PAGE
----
CategoryResearch

I engage critically with C. G. Jung’s late work on the idea of synchronicities, and related work from other authors at the time. My focus is on methodology, argument analysis and conceptual inquiry (rather than empirical or historical research).

A theory of ghosts: the intimation of an inevitability

In my previous post I did not distinguish sufficiently between two lines of thought I introduced. One, the main topic of that post, was the element of recurrent death; the other (which I should have kept separate) that of inevitability. In my guiding example, the haunting experience in Vertigo, the intimation of an inevitability plays a significant role. In the first half of the film, we get a...

A theory of ghosts: the ingredient of recurring death

A ghost, I have written, is not a person; in fact, the term doesn’t designate any empirically discernible thing at all: rather it is a kind of placeholder notion which refers to something in a narrative, specifically, something that appears personified in that narrative. And even that cannot serve as a criterion (i.e., we cannot make out, say, narratological conditions, singling out ghosts from...

A theory of ghosts: corroborations from the filmmakers

The notion that ghosts cannot be identified with persons, and consequently, that the haunting effect of Vertigo is not tied to any character and their concrete attributes or actions in the plot of the film, is not particularly original. In fact, the makers of the movie themselves were conscious that Vertigo is in essence about a psychological pattern. Samuel Taylor, the writer who produced the...

A theory of ghosts: note on methodology

When I left off this line of thought in my previous post, I concluded that ghosts are a different sort of thing than persons. They are better seen as psychological patterns, appearing in a narrative around a personification. 3. Now all this talk about psychological “patterns” may sound a little vague. Patterns are forms or dynamics that occur repeatedly (and recognizably so). But whether we see a...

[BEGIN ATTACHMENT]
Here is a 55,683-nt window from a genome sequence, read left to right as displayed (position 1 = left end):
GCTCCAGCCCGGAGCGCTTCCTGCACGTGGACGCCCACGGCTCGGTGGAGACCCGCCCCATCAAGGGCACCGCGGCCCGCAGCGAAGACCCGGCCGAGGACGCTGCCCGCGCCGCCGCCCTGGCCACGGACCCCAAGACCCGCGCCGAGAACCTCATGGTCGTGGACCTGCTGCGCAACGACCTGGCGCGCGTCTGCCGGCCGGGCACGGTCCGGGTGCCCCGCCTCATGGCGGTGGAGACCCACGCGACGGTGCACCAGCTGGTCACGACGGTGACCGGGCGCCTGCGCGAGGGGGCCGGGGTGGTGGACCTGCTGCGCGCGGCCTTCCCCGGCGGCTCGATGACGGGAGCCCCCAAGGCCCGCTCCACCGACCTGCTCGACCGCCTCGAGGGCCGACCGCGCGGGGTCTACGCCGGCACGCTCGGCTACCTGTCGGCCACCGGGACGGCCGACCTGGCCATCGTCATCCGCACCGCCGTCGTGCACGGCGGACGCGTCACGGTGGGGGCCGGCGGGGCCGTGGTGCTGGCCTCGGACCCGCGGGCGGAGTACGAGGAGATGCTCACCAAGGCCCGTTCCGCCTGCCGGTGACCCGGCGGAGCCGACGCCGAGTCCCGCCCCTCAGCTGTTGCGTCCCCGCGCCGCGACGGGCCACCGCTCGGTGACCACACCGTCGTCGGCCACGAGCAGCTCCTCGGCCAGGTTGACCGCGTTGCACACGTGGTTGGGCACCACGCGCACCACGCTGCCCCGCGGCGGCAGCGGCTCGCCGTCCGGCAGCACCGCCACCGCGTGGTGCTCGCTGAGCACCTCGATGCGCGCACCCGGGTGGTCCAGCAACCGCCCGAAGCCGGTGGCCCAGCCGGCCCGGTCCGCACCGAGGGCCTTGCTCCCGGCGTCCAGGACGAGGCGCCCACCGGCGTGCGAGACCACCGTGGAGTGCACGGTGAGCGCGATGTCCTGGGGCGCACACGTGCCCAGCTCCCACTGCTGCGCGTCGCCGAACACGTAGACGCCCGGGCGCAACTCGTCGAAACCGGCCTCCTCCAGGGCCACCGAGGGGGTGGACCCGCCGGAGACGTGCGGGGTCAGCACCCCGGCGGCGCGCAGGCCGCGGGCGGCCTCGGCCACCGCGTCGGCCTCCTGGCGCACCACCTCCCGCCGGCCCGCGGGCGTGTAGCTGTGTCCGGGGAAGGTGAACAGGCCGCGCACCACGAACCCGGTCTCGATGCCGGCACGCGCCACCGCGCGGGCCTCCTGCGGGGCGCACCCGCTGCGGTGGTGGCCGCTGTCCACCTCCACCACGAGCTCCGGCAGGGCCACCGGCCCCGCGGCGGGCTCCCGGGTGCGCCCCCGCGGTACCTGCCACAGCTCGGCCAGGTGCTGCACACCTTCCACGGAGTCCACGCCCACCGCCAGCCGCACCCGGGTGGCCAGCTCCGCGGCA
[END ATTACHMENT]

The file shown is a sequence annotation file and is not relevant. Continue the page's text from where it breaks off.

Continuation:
A theory of ghosts: hauntings

When I was in my late teens, I became hauted by a ghost. The experience was sudden and hit me unexpectedly. After a while, it faded away. But then it popped up again irregularly over the course of several years: whenever that happened, it was suddenly entirely present in bright, nuanced images and invariably gave me shudders of a peculiar and very intense quality. To this day, I’m not entirely...

Visions, dreams, and false dichochotomies

A little while ago, I dug into a question Hillman poses about dream characters: “why don’t the shades and Gods come in their own shapes; why do they bother with the dream incarnations, my family and friends and odd strangers?” (DU 99); and I don’t think I got really clear about what the answer to that question is supposed to be (according to Hillman). Hillman thinks that, if the “shades and Gods”...

More on synchronicities and the world-person direction

In my previous post, I have contrasted interactions that run in the person-world direction (actions and behavior) with those that run in the world-person direction (perceptions); and I have noted that interactions of both kinds can be taken over by unconscious forces: behavior can be disrupted or hijacked, and similarly (though perhaps more rarely) so can perceptions. Synchronicities can be seen...

Synchronicities and the world-person direction 

In a given synchronistic experience, the subject perceives a coincidence in the external world; attached to this experience is an impression of meaningfulness, even a “numinous” feeling. To undergo an experience like that is not deliberate: the subject has not consciously chosen to be aware of the coincidental events, nor of the accompanying feeling of meaningfulness. Such an episode is then an...

Sense perception and sensous language

In various places, Hillman traces a development through Jung’s work away from “conceptal rationalism” towards an imagistic and metaphorical style of thinking; the former is associated with Psychological Types, the latter with Jung’s later writings on alchemy. Hillman, of course, thinks that this development is for the better.

Leif Frenzel is a writer and independent researcher. He has a background in philosophy, literature, music, and information technology. His recent interest is Jungian psychology, especially synchronicities and the relationship between consciousness and the unconscious.

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